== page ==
Apple reported its quarterly results this week and, to the surprise of no one, it sold tens of millions of phones and computers while earning several billion dollars in profits. Much of Apple’s success over the past two decades has come down to its ability to introduce game changing products, including potentially its newest, soon-to-be released iPhone 8.
But the company doesn’t have this hit-making ability because of some secret formula, a monopoly on microchips or extra support from the government. Experts say it is all about employing innovative workers who tend to display several key traits.
Indeed, in search of these traits, Korn Ferry surveyed about 3,000 mid- to senior-level leaders across a variety of industries. It found that most of them share four common behaviors:
It seems obvious, but innovative leaders come up with novel ideas. Innovative people also tend to be more strongly driven by a challenge than their peers are. But it goes beyond that ability; innovative leaders are intellectually curious and have a tremendous amount of mental agility, the ability to adapt and thrive in uncertain environments.
Innovative leaders tend to communicate effectively with one another, their bosses and their subordinates. They display a lot of emotional intelligence, particularly empathy. Collaboration also is a way to develop a culture of innovation, so an organization can keep churning out hits even if employees leave.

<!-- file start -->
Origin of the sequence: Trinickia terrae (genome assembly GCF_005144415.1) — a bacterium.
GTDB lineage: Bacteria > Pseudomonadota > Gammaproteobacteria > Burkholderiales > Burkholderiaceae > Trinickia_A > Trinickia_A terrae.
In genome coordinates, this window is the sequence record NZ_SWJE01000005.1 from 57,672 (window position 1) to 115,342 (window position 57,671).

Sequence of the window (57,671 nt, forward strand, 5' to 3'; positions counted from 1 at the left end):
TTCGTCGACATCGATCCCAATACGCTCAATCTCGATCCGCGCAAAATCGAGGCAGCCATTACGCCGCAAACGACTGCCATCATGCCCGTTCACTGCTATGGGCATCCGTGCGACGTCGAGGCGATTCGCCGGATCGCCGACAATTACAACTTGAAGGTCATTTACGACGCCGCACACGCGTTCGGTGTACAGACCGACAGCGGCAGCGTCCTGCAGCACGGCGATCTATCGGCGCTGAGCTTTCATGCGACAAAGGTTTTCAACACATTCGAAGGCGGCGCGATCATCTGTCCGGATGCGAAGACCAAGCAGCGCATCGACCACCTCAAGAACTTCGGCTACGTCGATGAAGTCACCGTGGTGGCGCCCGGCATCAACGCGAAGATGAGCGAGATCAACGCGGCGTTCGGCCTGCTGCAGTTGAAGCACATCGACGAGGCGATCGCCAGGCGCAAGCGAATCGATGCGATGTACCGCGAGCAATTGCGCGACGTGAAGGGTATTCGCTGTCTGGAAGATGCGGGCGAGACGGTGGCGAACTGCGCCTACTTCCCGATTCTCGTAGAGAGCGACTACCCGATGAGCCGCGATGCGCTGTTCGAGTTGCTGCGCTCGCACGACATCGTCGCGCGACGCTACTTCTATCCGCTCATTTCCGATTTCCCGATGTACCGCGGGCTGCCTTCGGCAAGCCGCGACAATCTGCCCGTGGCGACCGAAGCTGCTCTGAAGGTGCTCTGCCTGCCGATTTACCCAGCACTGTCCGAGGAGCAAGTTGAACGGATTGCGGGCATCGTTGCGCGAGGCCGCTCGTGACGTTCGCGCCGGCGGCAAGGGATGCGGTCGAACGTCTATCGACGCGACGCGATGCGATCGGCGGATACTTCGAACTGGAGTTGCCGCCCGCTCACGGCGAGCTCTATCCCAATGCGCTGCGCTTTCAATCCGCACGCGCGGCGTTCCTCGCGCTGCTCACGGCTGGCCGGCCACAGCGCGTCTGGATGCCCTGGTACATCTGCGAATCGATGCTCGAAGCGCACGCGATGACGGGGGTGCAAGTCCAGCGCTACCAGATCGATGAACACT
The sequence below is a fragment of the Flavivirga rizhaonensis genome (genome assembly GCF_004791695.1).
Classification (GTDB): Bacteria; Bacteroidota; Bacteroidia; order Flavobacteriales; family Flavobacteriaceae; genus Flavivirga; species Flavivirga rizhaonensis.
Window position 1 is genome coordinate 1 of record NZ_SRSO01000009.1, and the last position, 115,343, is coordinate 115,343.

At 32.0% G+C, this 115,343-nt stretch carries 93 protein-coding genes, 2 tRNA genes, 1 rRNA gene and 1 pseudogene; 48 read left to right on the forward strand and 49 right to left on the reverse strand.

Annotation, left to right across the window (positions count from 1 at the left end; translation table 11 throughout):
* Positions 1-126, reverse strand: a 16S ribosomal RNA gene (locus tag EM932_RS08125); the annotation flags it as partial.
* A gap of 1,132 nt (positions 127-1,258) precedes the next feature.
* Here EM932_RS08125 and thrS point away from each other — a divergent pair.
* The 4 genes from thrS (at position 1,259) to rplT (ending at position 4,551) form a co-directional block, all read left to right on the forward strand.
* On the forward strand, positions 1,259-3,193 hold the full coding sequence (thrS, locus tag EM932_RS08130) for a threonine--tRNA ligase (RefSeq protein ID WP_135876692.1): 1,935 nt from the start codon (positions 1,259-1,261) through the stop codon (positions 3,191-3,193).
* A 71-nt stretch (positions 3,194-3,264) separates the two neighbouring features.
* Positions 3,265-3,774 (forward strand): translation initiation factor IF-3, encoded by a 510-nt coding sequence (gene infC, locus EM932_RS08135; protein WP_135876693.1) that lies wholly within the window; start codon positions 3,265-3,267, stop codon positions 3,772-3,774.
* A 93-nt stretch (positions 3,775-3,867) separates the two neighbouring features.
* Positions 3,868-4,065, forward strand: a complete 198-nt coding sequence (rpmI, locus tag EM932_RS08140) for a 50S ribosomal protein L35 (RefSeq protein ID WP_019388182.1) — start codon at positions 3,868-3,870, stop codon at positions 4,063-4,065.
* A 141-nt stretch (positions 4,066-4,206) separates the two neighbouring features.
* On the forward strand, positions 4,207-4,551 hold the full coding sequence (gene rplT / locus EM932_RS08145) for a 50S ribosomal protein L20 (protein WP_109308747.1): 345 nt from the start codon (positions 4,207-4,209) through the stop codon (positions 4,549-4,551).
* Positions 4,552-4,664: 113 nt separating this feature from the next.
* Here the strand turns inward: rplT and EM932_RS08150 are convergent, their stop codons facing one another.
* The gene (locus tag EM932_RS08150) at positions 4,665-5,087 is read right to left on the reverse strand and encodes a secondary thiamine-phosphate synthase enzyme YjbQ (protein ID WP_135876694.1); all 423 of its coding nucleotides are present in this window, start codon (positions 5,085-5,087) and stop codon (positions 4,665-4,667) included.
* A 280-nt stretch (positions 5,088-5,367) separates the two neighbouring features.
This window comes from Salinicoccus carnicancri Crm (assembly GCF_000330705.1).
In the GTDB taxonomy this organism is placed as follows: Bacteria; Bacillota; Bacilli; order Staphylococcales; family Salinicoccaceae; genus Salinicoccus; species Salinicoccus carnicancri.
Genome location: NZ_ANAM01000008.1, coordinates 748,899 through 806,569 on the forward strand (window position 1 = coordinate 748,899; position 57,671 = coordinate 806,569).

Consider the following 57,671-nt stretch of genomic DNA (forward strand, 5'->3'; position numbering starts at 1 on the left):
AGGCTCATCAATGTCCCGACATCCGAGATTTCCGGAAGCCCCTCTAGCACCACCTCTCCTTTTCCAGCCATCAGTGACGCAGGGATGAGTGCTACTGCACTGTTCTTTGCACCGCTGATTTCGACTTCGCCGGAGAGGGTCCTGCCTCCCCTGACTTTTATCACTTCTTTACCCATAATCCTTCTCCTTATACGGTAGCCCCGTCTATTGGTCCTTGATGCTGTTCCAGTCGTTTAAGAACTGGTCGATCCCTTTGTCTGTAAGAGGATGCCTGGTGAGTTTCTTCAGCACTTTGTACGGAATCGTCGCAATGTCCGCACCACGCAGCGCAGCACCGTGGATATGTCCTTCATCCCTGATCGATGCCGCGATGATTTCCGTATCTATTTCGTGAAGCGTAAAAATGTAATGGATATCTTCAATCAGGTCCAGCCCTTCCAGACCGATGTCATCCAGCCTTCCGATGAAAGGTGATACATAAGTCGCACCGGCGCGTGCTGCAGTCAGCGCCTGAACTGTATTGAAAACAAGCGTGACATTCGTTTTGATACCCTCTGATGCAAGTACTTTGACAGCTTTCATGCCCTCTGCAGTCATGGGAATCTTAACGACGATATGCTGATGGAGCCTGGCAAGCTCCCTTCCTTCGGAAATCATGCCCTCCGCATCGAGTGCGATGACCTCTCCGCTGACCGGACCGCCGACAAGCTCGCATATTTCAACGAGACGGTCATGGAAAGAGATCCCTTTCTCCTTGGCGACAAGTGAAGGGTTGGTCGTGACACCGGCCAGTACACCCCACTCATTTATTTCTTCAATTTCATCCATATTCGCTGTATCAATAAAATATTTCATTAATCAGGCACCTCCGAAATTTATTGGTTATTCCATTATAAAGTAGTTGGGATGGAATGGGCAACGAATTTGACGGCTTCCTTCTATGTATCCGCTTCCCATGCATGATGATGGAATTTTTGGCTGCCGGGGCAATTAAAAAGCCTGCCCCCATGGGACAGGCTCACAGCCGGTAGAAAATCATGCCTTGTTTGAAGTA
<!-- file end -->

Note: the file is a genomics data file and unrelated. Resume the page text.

Many people may be creative, but to share those novel ideas with others requires courage, risk taking and self-confidence. Courageous people are not afraid of failure and, even if they do not succeed, they learn from the experience. Courageous senior leaders are ones who press forward boldly and influence others and can build support for new ideas.
Innovative workers are engaged and driven to achieve results. They don’t just think up ideas; they also take a risk by sharing them with others. They then work with teammates to refine them and finally execute them. Most often people are driven by something within them but companies can do things to motivate them.
Apple hasn’t cornered the market on delivering category-changing hits, of course. In tech alone they’re joined by firms such as Facebook and Netflix, while elsewhere Ant Financial expands financial possibilities for millions of rural Chinese with every new product it produces and Chobani never seems to miss with new yogurt it introduces. While firms can go out and try to hire all innovative employees, experts say organizations can also try to foster innovation internally, such as giving projects to teams rather than to individuals, or encouraging employees to send time imagining new ideas and sharing them with their colleagues.